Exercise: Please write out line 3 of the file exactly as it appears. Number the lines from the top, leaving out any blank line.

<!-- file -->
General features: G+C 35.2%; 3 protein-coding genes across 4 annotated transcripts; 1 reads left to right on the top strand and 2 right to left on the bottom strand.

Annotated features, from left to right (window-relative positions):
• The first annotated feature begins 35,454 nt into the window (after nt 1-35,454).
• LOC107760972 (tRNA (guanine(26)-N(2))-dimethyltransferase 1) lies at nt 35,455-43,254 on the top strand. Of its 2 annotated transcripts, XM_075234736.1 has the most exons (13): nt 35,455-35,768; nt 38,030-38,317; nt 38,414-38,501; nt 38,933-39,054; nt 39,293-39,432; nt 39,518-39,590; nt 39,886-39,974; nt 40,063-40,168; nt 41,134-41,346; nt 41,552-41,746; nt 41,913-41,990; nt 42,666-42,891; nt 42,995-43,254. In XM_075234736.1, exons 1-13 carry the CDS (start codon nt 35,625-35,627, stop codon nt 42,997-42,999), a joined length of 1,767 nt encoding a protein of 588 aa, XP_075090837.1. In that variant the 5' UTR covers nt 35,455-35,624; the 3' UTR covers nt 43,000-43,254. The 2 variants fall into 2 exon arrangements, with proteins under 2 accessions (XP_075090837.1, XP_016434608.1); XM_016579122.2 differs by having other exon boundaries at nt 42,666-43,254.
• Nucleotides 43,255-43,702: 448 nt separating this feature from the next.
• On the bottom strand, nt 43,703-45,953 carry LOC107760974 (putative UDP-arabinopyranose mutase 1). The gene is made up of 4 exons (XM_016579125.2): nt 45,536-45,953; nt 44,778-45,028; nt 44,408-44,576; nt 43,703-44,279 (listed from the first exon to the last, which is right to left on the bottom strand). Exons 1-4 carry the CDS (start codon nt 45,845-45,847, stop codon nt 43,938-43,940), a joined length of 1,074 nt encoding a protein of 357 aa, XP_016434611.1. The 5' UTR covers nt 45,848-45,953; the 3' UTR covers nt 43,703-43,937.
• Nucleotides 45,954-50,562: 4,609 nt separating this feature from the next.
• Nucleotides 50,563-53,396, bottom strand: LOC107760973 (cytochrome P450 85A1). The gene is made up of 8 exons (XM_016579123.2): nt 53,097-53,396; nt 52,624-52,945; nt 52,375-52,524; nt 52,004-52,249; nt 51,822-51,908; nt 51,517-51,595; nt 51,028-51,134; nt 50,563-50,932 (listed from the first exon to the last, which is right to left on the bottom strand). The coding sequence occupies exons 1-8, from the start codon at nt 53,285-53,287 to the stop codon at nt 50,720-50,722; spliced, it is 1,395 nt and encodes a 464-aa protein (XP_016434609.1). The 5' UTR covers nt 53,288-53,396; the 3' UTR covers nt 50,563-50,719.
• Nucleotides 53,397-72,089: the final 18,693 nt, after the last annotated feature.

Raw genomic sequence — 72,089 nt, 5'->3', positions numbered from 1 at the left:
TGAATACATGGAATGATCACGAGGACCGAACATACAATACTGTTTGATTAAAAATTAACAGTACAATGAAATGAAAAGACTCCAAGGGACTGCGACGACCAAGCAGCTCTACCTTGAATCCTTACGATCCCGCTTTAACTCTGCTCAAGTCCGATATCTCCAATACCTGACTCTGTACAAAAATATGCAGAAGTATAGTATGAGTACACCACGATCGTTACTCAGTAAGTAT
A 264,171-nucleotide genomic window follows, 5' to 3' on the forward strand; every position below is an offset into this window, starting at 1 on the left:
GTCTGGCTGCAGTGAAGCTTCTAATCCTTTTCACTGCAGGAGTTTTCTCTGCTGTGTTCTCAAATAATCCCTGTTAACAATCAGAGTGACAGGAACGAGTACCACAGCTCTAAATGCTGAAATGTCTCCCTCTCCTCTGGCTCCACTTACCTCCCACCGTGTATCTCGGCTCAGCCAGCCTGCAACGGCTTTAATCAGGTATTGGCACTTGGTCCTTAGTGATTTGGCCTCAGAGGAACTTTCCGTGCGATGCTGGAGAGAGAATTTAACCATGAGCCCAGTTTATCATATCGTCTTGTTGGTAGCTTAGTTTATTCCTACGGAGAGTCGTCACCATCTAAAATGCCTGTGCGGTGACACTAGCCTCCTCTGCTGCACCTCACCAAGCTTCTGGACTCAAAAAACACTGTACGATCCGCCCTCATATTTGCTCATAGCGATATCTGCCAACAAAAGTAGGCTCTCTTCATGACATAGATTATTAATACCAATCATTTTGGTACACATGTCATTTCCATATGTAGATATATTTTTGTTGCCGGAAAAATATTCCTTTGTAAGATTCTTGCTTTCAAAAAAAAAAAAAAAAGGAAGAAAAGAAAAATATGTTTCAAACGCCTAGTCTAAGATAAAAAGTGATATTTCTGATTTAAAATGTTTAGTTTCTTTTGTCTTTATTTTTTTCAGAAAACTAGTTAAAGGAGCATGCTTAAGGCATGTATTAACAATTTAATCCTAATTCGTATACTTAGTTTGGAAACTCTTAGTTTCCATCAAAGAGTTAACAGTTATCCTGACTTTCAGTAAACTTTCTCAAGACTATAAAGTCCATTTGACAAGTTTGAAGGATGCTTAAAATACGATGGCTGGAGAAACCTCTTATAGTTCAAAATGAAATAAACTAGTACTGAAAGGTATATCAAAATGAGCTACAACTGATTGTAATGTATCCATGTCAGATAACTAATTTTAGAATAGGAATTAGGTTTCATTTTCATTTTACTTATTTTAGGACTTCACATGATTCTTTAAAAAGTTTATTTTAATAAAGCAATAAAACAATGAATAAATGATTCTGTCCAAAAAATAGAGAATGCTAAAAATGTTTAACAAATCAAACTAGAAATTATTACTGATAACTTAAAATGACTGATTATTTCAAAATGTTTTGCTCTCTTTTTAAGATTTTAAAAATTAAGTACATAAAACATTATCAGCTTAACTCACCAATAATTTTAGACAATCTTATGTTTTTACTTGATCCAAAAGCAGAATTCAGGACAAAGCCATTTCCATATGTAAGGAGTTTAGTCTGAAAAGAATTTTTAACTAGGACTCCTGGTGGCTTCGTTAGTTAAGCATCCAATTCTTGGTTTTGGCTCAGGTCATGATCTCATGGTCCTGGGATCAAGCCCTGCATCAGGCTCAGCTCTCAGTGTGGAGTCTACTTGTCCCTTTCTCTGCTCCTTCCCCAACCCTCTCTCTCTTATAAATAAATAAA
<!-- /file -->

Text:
• The first annotated feature begins 35,454 nt into the window (after nt 1-35,454).